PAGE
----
Capt. Sabine also negatives noise.

In Parry’s first voyage, Captain Sabine describes an Aurora seen at Melville Island, and adds that the Aurora had the appearance of being very near the party, but no sound could be heard.

Article “Aurora Polaris,” Encyc. Brit., suggests noises as not improbable.

In the article “Aurora Polaris,” Encyc. Brit, edition ix., the writer admits the evidence of scientific Arctic voyagers having listened in vain for such noises; but, referring to the statements of Greenlanders and others on the subject, concludes there is no à priori improbability of such sounds being occasionally heard, since a somewhat similar sound accompanies the brush-discharge of the electric machine.

Payer negatives and discredits noises.

Payer, of the Austrian Polar Expedition (1872-1874), states that the Aurora was never accompanied by noise, and discredits the alleged accounts of noises in the Shetlands and Siberia.

As also Weyprecht.

Lieut. Weyprecht, of the same expedition, says (antè, p. 14):—“Involuntarily we listen; such a spectacle must, we think, be accompanied with sound, but unbroken silence prevails, not the least sound strikes on the ear.”

Herr Carl Bock negatives noises in the case of Lapland Auroræ.

Herr Carl Bock, who accompanied the Laplanders visiting this country (at the Westminster Aquarium) in 1877-78, and who witnessed many brilliant auroral displays in Lapland, assured me he could trace no noise, except on one occasion, when he heard a sort of rustling, which he attributed to the wind. The Laplanders themselves did not associate any special noise with the Aurora.

Auroral noises in telephone. Ringing sound in vacuum-tube under influence of magnet.

It has been recently stated, in an article on the Telephone in ‘Nature,’ that Professor Peirce “has observed the most curious sounds produced from a telephone in connexion with a telegraph wire during the Aurora Borealis;” but no further details are given. In experimenting with a silicic fluoride vacuum-tube between the poles of an electro-magnet, I found, on the magnet being excited, that the capillary stream of blue light was decreased in volume and brightness, and at the same time from within the tube a peculiar whistling or slightly metallic ringing sound was heard.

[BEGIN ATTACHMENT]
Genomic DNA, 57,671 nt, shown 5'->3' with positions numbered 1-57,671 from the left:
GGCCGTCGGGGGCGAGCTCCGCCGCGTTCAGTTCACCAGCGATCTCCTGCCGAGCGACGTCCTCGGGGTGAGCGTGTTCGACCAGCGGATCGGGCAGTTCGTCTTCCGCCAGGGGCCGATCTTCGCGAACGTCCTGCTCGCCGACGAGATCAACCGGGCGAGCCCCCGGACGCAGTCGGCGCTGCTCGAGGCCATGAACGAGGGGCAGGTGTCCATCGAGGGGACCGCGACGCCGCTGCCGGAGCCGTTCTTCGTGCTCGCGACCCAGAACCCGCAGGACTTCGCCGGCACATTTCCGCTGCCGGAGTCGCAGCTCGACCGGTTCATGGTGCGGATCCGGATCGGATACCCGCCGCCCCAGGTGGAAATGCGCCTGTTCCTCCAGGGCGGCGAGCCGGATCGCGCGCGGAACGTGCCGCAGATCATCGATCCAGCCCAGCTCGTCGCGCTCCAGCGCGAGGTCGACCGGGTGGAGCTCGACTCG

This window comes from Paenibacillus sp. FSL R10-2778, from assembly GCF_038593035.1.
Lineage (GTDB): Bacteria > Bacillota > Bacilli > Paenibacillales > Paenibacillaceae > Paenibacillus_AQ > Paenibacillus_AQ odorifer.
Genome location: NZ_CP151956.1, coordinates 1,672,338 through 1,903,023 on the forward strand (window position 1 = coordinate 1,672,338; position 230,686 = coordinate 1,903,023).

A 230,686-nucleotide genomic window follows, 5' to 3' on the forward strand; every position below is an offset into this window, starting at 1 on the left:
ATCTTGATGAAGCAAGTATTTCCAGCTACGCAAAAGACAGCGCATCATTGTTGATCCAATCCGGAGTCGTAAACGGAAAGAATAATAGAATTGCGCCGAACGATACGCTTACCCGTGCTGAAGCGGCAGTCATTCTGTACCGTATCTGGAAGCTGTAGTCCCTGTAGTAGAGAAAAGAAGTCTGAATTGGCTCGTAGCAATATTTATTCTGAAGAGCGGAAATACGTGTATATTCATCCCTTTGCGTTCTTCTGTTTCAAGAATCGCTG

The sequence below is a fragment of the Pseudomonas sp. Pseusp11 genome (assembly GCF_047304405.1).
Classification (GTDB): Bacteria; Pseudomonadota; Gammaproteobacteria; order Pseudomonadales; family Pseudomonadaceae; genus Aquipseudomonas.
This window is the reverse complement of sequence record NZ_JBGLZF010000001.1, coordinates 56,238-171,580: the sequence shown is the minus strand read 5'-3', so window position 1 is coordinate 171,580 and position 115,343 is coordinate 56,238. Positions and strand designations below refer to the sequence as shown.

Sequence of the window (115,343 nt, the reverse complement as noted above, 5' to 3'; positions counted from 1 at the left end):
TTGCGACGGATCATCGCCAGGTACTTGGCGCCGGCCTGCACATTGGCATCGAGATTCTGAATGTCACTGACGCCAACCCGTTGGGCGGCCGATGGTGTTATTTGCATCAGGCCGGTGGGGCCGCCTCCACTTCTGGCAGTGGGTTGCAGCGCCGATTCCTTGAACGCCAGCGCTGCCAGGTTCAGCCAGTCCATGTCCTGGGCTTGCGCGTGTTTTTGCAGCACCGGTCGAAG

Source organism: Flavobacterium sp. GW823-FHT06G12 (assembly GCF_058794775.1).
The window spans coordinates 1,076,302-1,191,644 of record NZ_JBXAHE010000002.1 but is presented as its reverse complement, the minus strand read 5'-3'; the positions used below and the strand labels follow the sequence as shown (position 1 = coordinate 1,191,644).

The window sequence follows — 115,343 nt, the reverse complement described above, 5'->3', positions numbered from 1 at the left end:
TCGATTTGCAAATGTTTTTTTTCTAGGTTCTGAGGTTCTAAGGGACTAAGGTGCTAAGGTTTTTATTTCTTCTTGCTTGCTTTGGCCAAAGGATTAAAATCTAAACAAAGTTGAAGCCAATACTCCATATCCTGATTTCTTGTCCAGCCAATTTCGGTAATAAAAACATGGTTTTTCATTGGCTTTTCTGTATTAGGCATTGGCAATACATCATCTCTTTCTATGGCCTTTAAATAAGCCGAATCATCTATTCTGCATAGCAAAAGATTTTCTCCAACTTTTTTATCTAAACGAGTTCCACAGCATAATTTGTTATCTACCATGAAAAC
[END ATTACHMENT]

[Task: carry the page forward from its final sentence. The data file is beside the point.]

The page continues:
Adverse conclusion as to noises accompanying Aurora.

I certainly have never met with an instance of noise accompanying an Aurora and traced to it. On the whole the balance of evidence seems quite adverse to any proof of noises proper ordinarily accompanying an Aurora.

Colours of the Aurora.

Colours of the Aurora. Sir John Franklin’s views. Other observers have described all colours of spectrum. Violet rare. Crimson indicates coming Aurora.

Sir John Franklin considered the colours in the Polar Aurora did not depend on the presence of any luminary, but were generated by the motion of the beams, and then only when that motion was rapid and the light brilliant. The lower extremities, he says, quivered with a fiery red colour, and the upper with orange. He also saw violet in the former. Other observers have, in their various descriptions of Auroræ, mentioned the colours of the rays or beams as red, crimson, green, yellow, &c.; in fact, comprising the range of the spectrum. Violet seems less frequently mentioned. The red or crimson colour is frequently the first indication of the coming Aurora, and is usually seen on or near the horizon. The colours have frequently been observed to shift or change.

Prof. Piazzi Smyth describes colours of Aurora of Feb. 4, 1872, as seen at Edinburgh.